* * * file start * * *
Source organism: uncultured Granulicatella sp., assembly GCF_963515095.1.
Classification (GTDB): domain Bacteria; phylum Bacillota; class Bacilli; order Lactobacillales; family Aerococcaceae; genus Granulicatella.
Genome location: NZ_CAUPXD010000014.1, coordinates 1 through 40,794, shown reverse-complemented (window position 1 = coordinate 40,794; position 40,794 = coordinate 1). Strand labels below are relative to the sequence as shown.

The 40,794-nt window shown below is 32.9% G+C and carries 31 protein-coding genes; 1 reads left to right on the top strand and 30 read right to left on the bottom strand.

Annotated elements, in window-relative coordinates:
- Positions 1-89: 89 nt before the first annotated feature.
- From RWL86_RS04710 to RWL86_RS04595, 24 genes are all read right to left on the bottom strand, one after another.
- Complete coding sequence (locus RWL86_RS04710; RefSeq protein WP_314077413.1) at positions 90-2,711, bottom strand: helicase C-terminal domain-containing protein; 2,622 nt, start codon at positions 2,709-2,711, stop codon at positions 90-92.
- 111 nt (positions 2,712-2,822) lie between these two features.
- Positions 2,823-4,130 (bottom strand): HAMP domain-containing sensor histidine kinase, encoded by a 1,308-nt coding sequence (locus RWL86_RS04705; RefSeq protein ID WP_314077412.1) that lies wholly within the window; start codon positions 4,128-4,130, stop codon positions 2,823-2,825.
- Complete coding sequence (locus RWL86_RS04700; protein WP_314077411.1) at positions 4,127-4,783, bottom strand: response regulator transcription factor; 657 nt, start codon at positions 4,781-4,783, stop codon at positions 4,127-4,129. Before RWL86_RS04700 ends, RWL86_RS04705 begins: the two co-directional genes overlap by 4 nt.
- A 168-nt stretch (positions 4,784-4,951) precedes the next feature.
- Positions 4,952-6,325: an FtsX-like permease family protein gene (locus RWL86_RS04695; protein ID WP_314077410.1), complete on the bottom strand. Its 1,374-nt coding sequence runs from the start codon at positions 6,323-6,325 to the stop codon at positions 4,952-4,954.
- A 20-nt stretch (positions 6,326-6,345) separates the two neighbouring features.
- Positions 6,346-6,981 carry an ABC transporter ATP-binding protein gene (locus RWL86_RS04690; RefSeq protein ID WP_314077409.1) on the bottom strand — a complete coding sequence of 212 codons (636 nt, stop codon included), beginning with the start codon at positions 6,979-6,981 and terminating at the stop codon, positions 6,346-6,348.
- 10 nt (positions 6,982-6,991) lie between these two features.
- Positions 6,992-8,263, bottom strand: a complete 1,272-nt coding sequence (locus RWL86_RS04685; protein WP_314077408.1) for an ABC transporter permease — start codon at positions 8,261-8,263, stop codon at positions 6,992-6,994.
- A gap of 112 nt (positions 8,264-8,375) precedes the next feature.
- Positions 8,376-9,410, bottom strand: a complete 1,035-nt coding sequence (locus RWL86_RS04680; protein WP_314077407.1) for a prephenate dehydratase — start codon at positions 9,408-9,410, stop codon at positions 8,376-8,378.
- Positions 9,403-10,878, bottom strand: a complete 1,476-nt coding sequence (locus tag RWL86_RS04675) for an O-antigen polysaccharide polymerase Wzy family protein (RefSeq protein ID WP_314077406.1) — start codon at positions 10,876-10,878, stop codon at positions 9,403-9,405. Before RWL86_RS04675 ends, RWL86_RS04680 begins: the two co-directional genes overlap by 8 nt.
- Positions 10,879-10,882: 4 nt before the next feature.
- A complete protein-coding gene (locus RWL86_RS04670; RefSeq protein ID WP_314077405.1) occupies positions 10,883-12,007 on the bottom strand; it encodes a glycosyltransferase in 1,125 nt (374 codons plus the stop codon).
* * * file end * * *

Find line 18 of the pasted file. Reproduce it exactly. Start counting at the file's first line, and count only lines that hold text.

- A gap of 112 nt (positions 8,264-8,375) precedes the next feature.